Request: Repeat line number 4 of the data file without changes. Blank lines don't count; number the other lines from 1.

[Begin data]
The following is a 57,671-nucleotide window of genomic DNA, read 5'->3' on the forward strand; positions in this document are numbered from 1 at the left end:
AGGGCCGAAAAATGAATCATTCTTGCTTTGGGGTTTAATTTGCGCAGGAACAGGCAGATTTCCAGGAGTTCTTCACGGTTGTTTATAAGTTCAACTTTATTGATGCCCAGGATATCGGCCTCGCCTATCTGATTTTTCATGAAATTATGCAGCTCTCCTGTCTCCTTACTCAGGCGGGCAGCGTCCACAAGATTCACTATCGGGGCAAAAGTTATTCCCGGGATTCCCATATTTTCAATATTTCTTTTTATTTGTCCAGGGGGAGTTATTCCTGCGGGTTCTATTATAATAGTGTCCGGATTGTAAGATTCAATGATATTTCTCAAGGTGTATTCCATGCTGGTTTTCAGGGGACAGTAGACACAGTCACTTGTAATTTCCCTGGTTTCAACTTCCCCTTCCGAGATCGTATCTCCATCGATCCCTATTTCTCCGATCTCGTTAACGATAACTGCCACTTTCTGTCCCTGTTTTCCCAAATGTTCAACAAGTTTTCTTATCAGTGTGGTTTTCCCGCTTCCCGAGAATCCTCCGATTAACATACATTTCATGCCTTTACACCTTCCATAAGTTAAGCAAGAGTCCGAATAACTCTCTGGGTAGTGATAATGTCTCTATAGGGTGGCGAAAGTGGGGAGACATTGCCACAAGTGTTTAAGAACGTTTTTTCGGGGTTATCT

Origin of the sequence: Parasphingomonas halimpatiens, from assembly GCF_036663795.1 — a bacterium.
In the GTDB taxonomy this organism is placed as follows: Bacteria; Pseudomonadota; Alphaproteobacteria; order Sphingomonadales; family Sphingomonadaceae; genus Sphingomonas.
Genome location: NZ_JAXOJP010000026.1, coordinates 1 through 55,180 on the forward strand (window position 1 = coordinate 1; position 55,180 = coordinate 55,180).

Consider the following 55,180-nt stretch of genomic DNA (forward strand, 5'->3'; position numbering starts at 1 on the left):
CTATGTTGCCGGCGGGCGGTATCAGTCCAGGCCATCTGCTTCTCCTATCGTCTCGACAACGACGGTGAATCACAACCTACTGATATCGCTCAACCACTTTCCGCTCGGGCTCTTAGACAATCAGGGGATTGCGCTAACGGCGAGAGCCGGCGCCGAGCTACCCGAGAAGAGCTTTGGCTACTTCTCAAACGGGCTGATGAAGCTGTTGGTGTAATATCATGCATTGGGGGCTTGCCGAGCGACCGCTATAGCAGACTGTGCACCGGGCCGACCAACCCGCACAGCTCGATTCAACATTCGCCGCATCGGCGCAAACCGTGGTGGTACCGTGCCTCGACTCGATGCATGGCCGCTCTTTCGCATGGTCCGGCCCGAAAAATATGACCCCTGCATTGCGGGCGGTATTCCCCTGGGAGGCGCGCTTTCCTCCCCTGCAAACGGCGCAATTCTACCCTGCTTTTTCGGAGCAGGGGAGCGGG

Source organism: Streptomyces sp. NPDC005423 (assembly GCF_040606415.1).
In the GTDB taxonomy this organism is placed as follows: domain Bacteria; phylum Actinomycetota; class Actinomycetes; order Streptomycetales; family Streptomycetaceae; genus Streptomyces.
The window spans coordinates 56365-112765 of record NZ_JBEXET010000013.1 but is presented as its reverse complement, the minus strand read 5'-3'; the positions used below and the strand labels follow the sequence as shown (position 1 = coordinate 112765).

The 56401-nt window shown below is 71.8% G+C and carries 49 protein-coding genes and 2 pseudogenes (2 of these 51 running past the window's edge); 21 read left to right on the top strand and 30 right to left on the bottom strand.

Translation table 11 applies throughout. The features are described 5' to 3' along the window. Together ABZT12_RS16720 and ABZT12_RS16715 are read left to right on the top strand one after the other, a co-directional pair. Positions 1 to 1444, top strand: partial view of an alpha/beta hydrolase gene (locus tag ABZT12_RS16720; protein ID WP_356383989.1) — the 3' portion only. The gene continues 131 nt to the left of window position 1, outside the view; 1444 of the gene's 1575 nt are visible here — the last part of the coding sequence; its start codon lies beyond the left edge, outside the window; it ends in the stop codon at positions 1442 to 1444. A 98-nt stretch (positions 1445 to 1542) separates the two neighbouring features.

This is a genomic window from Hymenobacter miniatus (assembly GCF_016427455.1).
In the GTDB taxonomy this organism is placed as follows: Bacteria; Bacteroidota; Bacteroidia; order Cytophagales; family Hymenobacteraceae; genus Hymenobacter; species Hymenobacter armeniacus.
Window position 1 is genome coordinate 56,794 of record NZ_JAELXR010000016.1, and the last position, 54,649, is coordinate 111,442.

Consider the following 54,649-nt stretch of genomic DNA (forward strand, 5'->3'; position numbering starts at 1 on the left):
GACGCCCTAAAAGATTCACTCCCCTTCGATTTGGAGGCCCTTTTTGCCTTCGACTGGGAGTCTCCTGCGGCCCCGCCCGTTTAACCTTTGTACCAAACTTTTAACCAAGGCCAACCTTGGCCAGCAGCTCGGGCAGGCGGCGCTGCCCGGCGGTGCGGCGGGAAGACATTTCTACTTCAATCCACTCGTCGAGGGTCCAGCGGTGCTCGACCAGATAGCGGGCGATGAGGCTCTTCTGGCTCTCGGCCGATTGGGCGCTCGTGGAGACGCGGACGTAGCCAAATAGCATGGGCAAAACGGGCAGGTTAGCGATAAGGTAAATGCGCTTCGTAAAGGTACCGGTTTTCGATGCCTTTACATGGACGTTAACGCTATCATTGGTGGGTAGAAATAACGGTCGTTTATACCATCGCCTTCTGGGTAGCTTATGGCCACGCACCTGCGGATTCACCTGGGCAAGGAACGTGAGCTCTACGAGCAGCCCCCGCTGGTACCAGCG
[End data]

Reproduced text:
In the GTDB taxonomy this organism is placed as follows: Bacteria; Pseudomonadota; Alphaproteobacteria; order Sphingomonadales; family Sphingomonadaceae; genus Sphingomonas.